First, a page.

What if she would reduce her Roth contribution to keep her current cash flow constant? In that case, it is not clear that Priya’s after-tax income in retirement would be higher or lower with a Roth 401k than with a traditional 401k. Answers would require further analysis of her situation.

It’s important to remember that Roth 401ks and Roth IRAs are not tax-free: they are merely taxed differently . That makes the decision to invest in a Traditional or a Roth 401k is an important financial planning decision :  employees need to understand the benefits and drawbacks of both approaches to make an informed decision that balances current spending desires with future income needs.

According to John Beshears, the lead author of the Harvard study, one possible explanation for his finding is that people are confused about the tax properties of the Roth . Another possibility could be that people have greater budget flexibility than they give themselves credit for. Either way, employees should seek additional support before making this very important decision.

 

A prior version of this article appeared in Kiplinger and Nasdaq.com

Check out out other retirement posts:

Is the new tax law an opportunity for Roth conversions

Rolling over your 401(k) to an IRA

7 IRA rules that could save you time and money

Doing the Solo 401k or SEP IRA Dance

Tax season dilemna: invest in a Traditional or a Roth IRA

 

 

Mar 12

Have you had a Second Opinion?

By Jim Wood | Financial Planning , Retirement Planning

Have you had a Second Opinion?

 

Second OpinionYou probably get a regular health checkup, you get your teeth cleaned twice a year, you get a second opinion for major health issues. You may even get a second opinion when you buy a boat or a vacation home!

But do you get checkups or second opinions for your investment portfolio? How long has it been since you have had a serious look at your investment portfolio? Is it more than 2 years? more than 5 years? If you look under the hood, you may find that your portfolio no longer meets your needs. You may find that changes in your life have evolved your risk tolerance and the asset allocation that’s appropriate for you.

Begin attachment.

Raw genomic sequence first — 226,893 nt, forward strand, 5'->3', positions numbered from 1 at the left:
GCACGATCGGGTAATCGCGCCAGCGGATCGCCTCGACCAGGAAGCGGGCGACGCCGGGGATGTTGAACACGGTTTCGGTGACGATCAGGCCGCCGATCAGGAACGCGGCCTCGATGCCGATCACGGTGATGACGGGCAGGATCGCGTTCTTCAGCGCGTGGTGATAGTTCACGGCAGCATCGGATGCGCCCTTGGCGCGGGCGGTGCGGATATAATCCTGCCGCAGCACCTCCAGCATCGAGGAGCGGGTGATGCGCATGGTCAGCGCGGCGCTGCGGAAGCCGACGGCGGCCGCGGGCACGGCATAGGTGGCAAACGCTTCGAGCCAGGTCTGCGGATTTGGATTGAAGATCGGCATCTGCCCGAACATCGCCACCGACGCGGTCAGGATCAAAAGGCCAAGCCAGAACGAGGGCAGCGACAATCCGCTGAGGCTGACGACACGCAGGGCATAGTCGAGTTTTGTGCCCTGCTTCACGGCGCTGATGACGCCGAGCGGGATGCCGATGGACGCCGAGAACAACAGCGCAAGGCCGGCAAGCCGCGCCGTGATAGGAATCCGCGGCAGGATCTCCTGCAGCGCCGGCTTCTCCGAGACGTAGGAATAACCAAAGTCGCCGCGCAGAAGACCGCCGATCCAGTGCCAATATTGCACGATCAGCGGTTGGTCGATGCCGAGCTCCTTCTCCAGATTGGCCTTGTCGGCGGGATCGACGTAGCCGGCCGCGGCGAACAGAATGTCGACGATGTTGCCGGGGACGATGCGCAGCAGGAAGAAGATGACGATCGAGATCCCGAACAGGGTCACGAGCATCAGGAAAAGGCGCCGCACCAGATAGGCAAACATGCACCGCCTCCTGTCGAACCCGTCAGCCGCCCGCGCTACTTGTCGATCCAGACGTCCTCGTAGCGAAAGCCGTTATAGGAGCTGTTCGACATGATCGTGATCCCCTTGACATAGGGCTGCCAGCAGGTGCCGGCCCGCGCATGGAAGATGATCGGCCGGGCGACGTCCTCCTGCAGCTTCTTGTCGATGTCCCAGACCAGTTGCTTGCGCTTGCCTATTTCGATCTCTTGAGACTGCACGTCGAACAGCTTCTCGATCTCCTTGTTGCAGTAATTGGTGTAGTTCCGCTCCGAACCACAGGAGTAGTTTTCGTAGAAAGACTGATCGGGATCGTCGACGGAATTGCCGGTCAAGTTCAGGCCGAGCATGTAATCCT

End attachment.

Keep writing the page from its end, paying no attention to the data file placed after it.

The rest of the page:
You may find that the stocks, the bonds, the mutual funds, and the annuities that you have grown comfortable with, have reached a phase in their development that does not meet your needs anymore.

The asset allocation that worked when you were younger and carefree may no longer work

As you approach retirement your risk tolerance will change, and should be reflected in your portfolio . The asset allocation that worked when you were 45 or 55 and trying to grow your portfolio, may not work when you are 65 and planning for retirement income and other goals.

For a 65 year old, retirement can easily last 20 or 30 years or longer . Will your investment portfolio carry you through? Will your retirement income from investments keep up with inflation? Will you be able to meet the increasing cost of health care? How will you be taxed? Will there be enough to leave to your grandchildren?

Call today to get peace of mind with a Second Opinion on your investment portfolio from a fee-only advisor. You will be glad you did.

 

Previously published in the Colonial Times

 

Feb 16

Rolling Over Your 401(k) to an IRA

By Jim Wood | Financial Planning , Investment Planning , Retirement Planning

Rolling Over Your 401(k) to an IRA

 

401(k) rolloverChanging jobs or retiring are two life events that provide opportunities to roll over your 401(k) to an IRA . If retiring, many 401(k) plan sponsors allow you to keep your 401(k) savings in their company plan. However, there are good reasons to consider a roll over of 401(k) assets to an IRA .